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Caught in the (Privacy) Act

The Ashley Madison Data Breach and Investigation Report

27 April 2017

Ashley Madison, a website targeted at people seeking a discreet affair, is now widely known for all the wrong reasons. One of these reasons is its failure to properly secure the personal information of its users in more than 50 countries (including Australia). The findings of a recently released report into ALM's privacy practices provide important lessons for those organisations that hold personal information.

What happened?

In July 2015 a group called 'The Impact Team' announced they had hacked ALM and threatened to expose the personal information of Ashley Madison users unless the website was shut down. ALM refused and reported the breach to the Office of the Privacy Commissioner of Canada (OPC). On 18 and 20 August 2015, The Impact Team published the account details of about 36 million Ashley Madison users.

Of these accounts released, there were more than one million Canadian users and about 670,000 Australian users affected. The OPC and the Office of the Australian Information Commissioner (OAIC) jointly investigated ALM's privacy practices and policies at the time of the data breach. The report prepared by the OPC and OAIC provides great lessons for businesses, especially for those where user privacy (and secrecy) is at the core of their business.

Under the Australian Privacy Act, the test for whether a contravention of the Act has occurred was whether ALM had taken such steps as were reasonable in the circumstances to protect the personal information it held. It's important to keep in mind that a data breach or other security compromise does not necessarily mean that there has been a contravention of the Australian Privacy Act.

Process, Procedures and Systems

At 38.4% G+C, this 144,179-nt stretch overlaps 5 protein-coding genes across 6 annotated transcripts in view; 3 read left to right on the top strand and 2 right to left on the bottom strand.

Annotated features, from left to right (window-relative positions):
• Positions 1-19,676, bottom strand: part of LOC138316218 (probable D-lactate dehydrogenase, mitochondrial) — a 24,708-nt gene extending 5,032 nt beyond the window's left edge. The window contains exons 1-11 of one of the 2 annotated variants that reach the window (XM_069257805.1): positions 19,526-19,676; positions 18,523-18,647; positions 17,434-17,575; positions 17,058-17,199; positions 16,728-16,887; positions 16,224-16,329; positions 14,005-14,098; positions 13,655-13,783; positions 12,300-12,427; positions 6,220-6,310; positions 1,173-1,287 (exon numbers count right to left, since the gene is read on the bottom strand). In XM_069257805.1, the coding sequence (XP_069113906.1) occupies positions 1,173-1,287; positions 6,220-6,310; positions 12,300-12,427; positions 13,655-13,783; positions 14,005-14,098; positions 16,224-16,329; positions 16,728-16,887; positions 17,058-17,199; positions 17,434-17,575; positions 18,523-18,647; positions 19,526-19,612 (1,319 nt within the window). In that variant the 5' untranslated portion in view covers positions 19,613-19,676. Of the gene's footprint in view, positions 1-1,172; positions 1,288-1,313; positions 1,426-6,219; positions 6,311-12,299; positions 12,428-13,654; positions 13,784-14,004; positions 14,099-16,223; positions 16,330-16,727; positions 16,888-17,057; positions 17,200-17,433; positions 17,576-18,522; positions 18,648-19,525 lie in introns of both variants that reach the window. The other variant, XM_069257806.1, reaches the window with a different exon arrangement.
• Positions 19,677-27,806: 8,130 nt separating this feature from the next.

The primary lesson from the report is that it's crucial for any business that holds personal information electronically to adopt clear and appropriate processes, procedures and systems to handle information security risks supported by adequate expertise, particularly where the information is sensitive or could cause significant harm to the individuals affected.

When assessing what procedures are reasonable a company should consider the potential risk of harm to individuals from the release of the information. 

Key missing features

The Commissioners identified three key elements that ALM's security framework was lacking:

  • documented information security policies or practices; 
  • an explicit risk management process; and 
  • adequate training to ensure all staff (including senior management) complied with their privacy and security obligations. 
What should I look out for?

The report makes a number of observations regarding the particular circumstances in the Ashley Madison Data Breach.

  • Indefinite retention and "Pay for Privacy": ALM had a policy of indefinitely retaining information and a "Pay for Privacy" service which forced users to pay to permanently delete their profiles. Neither of these were considered acceptable under the Australian Privacy Act.
  • Accuracy of email addresses: ALM's lack of systems for verifying whether an email address was real and associated with an actual user of Ashley Madison exposed potential non-users to reputational harm.
  • Transparency with users: ALM failed in a number of instances to obtain their users' fully informed consent. 
Who should be notified?

The Australian Federal Government is currently considering legislation creating a serious data breach mandatory notification regime. The draft bill imposes on regulated entities an obligation to notify the OAIC of a 'serious data breach' and to take reasonable steps to notify individuals affected by a breach or, if not practicable, publish the notification provided to the OAIC on its website.

What happens next?

ALM has agreed to address the concerns of the joint report. Some of the undertakings are set out below:

  • conduct a comprehensive review of systems in place for protecting information;
  • appropriately train staff to follow security procedures;
  • cease its practice of indefinite retention of information; and
  • amend its account creation process to ensure accuracy of information.

Importantly, ALM has undertaken to confirm to the OPC and OIAC its implementation of each undertaking and to provide all requested documents and information. The Commissioners will be monitoring closely! 

 

Clifford Chance is the legal sponsor Deloitte Technology Fast 50 Australia and is proud to support Australia's growing technology companies.